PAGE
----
The Historical Landscape Plan sets out proposals to accommodate changes arising from our use of the estate by enhancing the existing gardens and parklands. The proposals provide a short and long term programme of hard and soft landscaping work to enhance the gardens and parkland areas which sit on either side of the Cound Brook. One example project is to cut vistas within the treeline alongside the brook to re-establish views out to the parkland together with new tree planting. This links in with the conservation of the Bastion Garden House structure and associated walls and steps. Working alongside our Estate Company, we are making great progress with the plan and Condover Hall has now been taken off the ‘Historic England at risk’ register due to the progress we have made.
The site is covered by a Tree Preservation Order (TPO), which requires all the trees on the estate to be recorded and risk assessed. If we find dangerous, diseased or dying trees, we have an obligation to replace them. We are allocating new trees to our visiting schools who will have their tree labelled and can review progress on future trips. The new trees will include species such as beech, oak, holly and other natives.
Condover and the community
Throughout the years, our staff at Condover Hall have enjoyed working with local charities as well as helping out in the local community. Two charity organisations we have provided activity days for are the Chernobyl Children’s Lifeline and Hope House Children’s Hospice. Children from both organisations came to Condover Hall for the day to experience something that they had never experienced before.
Chernobyl Children’s Lifeline provides essential support for 9 to 12-year-old children of Belarus and Ukraine who are badly affected by radioactive contamination. We decided to lend a helping hand by running a thrilling activity day for a group of these disadvantaged children, which included taking part in the high ropes activities as well as all of our exciting indoor activities.
Hope House Children’s Hospice provides specialist nursing care and support to life-limited children, young people and young adults. They too came to Condover Hall to enjoy a fun-filled day of activities. The smiles and delight that shone from the faces of both groups of children at the end of the day were enough to melt anyone’s heart!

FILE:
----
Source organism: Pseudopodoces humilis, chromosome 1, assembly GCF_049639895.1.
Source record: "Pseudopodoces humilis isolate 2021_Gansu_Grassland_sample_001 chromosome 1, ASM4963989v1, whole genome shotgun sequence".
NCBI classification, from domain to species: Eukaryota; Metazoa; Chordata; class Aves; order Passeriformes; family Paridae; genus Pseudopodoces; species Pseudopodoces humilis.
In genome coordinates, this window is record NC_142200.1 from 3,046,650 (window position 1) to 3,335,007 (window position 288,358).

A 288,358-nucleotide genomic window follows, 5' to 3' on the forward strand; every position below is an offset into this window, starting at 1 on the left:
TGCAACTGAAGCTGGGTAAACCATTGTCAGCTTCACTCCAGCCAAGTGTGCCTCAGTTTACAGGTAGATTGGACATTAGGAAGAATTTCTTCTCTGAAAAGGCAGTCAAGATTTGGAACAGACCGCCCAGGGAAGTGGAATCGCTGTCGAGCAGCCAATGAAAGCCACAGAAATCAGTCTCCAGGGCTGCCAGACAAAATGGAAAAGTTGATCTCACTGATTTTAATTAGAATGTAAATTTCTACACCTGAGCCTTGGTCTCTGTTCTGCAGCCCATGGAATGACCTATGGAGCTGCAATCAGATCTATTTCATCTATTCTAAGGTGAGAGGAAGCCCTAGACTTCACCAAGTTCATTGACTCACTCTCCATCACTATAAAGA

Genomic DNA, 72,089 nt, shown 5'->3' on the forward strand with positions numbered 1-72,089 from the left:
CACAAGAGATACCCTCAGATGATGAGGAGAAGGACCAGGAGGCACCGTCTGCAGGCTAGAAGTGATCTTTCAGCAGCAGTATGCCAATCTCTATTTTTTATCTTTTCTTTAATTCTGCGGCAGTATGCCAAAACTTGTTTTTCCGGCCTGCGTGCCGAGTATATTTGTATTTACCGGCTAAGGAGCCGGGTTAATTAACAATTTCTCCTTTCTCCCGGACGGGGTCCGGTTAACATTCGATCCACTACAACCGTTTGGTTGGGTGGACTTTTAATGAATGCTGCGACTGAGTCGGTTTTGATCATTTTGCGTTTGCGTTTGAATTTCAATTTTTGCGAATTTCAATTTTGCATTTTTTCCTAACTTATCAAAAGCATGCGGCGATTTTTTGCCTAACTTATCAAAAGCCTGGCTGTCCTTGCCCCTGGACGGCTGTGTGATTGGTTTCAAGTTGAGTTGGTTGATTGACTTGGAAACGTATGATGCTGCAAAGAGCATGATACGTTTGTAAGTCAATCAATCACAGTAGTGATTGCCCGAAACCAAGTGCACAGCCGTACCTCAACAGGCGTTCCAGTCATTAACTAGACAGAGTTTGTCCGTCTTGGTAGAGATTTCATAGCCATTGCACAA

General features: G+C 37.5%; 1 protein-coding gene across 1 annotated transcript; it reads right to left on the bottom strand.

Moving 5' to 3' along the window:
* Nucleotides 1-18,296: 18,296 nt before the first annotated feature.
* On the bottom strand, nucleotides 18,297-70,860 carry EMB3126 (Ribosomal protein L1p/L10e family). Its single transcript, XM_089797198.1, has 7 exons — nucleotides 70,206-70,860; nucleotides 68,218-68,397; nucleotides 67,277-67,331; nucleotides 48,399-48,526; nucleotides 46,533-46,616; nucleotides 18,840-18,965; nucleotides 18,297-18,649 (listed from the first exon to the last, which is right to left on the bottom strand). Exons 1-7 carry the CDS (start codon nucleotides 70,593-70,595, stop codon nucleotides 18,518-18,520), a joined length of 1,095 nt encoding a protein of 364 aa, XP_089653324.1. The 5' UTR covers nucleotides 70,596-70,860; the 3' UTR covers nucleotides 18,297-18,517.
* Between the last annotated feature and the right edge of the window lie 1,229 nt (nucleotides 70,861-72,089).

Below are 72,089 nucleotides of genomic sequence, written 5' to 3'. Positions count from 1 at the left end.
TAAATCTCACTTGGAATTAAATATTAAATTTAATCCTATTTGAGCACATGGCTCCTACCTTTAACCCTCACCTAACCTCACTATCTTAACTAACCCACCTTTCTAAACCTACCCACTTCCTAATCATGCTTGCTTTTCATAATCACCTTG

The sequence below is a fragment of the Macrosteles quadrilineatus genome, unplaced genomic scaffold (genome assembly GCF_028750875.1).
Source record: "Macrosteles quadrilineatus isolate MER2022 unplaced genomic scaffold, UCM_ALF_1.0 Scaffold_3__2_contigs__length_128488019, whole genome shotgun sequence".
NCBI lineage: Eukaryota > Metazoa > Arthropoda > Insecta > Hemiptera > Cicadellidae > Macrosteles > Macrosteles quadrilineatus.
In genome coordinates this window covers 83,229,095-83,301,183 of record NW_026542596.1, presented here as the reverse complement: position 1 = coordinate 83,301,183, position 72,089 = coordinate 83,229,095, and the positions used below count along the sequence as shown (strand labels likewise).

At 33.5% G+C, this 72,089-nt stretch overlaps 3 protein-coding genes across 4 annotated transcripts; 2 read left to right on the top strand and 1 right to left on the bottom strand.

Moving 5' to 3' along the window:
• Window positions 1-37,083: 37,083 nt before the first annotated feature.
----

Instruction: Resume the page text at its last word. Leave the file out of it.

Early in the season, the staff paint kennels at Moorlands Rescue; a rescue centre for dogs situated on the outskirts of Condover village. Some of the staff enjoyed their time there so much that they return regularly in their free time to walk the dogs.
Duvets that are no longer used at Condover Hall are donated to Moorlands Rescue and also to Hilbrae Kennels, RSPCA Gonsal Farm and Primchurch Kennels, three other local rescue centres, to provide sleeping materials for the animals. Gemma Roadknight, the Deputy Housekeeping Manager at Condover Hall, contributed some of her own time to making dog beds out of old duvets and duvet covers.
In addition, Condover Hall has previously donated mattresses to Maninplace; a not-for-profit community enterprise set up to provide accommodation for people who are forced to sleep rough or are homeless in the borough of Telford & Wrekin.
Closer to home, in the local village of Condover, the staff have donated their time to litter-picking, including one full day doing an entire litter-pick throughout the village and cleaning road signs.
Condover Hall’s latest act of charity was getting involved in Operation Christmas Child. This saw some members of staff collect items such as toys and stationery, pack them into shoeboxes wrapped in Christmas paper, and donate them to the Samaritans. These would then be delivered to disadvantaged children in war-torn or impoverished countries.
We now look forward to the future when we can spread some more happiness and offer helping hands to those in need.
Experience Condover Hall and explore the Shropshire countryside with your family.